Taking up his court colleague’s line of questioning, Justice John R. Higgitt asked Dearing why there was no evidence in the record, such as an affidavit, refuting the promises of lifetime benefits alleged by the retirees and Barrios-Paoli. “There wasn't one individual in city government over that course of 57 years who could say such a promise was not made?” Higgitt asked. 

“I don't think there's not such a person,” the city’s attorney replied. “I think we looked at the record and we concluded that the evidence of that promise, under the standard of New York law, was not sufficient.” 

But the attorney representing the retirees, Jake Gardener, said there was “a very simple answer” to the justice’s question, namely “because no one would say, under penalty of perjury, that there was no promise made, nor would they say that any promise made was unauthorized.” 

Conversely, Gardener said, the hundreds of affidavits from city retirees and others, attest to “the clear and unambiguous promise delivered by city officials in virtually every setting, verbally, in person, and then also in HR documents and [summary program description].”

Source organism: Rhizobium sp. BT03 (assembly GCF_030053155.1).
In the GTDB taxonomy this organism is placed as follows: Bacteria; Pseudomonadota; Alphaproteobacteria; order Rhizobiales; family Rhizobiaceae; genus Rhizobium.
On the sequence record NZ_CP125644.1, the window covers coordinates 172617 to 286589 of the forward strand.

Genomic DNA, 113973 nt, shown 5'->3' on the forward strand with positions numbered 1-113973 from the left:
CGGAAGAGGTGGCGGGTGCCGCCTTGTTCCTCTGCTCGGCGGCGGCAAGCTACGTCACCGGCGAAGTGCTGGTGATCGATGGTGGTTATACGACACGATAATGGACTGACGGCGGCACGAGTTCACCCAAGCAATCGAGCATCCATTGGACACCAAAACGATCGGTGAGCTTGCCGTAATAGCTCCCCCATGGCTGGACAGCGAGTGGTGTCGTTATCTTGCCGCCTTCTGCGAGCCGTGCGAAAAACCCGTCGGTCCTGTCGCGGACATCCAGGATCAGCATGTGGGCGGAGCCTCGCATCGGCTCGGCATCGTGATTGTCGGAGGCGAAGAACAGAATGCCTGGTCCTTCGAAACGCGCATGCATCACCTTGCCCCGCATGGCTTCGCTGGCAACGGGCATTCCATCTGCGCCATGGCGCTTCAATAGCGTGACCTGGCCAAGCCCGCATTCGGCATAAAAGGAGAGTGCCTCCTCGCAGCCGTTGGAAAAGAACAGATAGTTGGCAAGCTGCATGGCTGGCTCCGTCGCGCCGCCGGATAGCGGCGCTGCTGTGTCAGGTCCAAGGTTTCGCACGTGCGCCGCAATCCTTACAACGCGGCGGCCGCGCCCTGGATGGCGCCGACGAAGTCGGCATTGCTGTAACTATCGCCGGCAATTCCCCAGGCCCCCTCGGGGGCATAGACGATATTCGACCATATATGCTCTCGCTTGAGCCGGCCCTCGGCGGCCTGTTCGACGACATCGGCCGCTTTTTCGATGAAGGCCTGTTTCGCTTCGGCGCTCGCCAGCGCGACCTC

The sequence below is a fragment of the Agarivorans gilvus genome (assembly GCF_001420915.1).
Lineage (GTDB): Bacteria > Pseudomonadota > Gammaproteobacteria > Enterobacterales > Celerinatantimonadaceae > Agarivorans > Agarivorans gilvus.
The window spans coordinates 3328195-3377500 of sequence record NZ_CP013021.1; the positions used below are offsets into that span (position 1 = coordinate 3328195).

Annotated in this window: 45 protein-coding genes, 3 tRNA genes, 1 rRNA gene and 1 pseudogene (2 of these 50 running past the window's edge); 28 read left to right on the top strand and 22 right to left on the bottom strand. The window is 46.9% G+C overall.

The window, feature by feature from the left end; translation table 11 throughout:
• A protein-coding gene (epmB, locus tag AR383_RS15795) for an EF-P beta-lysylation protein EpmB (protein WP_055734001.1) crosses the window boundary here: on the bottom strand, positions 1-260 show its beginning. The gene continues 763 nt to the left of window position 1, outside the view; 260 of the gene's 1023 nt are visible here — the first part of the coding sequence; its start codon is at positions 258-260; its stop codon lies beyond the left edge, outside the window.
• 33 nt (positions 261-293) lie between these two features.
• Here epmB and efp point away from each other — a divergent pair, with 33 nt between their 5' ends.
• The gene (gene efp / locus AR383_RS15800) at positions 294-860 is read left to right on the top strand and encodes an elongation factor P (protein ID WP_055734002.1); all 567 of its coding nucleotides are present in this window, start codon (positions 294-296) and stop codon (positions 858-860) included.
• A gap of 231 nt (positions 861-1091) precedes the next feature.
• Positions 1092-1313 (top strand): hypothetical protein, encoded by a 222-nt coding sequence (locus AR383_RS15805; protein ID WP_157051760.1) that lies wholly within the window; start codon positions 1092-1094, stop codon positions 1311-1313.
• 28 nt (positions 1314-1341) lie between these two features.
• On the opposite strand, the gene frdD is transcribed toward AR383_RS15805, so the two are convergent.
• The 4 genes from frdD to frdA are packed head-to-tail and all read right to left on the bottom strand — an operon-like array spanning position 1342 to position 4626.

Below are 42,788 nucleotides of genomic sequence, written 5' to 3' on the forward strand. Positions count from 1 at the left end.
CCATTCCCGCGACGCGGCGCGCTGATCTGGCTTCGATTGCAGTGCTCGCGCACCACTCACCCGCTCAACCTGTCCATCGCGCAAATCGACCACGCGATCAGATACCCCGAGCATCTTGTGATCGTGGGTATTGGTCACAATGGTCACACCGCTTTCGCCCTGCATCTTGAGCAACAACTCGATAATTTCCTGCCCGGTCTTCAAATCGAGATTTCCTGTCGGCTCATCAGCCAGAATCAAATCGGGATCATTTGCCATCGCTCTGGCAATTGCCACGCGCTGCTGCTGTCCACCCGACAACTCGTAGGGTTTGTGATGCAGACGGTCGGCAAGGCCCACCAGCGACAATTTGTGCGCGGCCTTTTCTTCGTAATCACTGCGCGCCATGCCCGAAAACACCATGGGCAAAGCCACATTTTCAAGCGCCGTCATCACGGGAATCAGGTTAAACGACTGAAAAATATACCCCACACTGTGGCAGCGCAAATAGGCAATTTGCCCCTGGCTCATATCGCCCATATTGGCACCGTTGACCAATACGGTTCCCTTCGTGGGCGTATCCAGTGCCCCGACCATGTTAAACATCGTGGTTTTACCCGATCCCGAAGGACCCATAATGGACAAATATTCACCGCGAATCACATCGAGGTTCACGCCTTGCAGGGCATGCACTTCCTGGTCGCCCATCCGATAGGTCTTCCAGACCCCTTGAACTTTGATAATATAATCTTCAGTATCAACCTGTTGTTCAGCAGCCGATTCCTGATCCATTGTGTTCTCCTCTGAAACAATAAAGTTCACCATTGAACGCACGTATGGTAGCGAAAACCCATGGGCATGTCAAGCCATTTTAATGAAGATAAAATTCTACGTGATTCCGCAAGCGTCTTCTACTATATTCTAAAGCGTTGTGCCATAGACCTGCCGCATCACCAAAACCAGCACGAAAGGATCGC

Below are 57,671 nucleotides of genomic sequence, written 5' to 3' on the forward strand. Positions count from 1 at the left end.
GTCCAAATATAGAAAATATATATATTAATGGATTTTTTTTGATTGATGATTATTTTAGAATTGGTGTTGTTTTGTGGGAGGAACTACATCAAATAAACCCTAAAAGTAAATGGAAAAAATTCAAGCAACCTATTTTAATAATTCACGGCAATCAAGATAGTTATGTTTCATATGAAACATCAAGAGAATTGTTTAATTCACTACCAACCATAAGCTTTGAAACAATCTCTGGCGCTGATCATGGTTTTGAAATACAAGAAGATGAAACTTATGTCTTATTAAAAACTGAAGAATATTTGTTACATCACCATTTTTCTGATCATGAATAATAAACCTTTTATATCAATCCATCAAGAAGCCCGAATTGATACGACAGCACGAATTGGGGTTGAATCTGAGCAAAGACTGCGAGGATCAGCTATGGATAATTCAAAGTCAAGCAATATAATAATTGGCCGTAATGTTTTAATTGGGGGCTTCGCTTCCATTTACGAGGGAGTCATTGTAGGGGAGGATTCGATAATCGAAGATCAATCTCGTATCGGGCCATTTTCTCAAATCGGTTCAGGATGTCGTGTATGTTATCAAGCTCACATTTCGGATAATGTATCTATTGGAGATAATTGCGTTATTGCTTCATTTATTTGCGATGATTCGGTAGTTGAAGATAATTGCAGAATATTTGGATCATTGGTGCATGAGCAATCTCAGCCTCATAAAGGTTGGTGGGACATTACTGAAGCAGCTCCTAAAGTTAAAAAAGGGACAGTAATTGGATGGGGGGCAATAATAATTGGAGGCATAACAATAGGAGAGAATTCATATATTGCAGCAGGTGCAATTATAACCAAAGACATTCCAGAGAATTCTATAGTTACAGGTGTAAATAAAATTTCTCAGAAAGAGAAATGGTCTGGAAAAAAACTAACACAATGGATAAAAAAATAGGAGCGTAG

Adams had disapproved

Gardener also noted that Mayor Eric Adams himself had disapproved of the proposed switch when he was running for office, calling the plan, first put into motion during the de Blasio administration, as a bait-and-switch tactic.

Shifting the retirees to the privately run plan would save the city anywhere from $500 million to $600 million annually, which the retirees have argued would be equal to less than 1 percent of the city’s $107 billion budget this fiscal year.

The city would derive the savings through federal subsidies available to Medicare Advantage plans. The savings would help replenish the city’s Health Stabilization Fund, which supplements employee welfare funds.

The hearing, lasting just under 25 minutes, followed Justice Lyle Frank’s finding last August that switching the retirees to a private plan and stripping them of their no-cost supplemental coverage would in fact break long-ago guarantees the city made to employees.

“The petitioners have shown that numerous promises were made by the City to then New York City employees and future retirees that they would receive a Medicare supplemental plan when they retired, and that their first level of coverage once that retired would [be] Medicare,” he wrote in his five-page decision

Frank dismissed the city’s arguments that the promises “were not definite and were not forward looking,” by noting that “[w]hen words such as ‘will’ are used, that is to this Court a promise that is future looking.”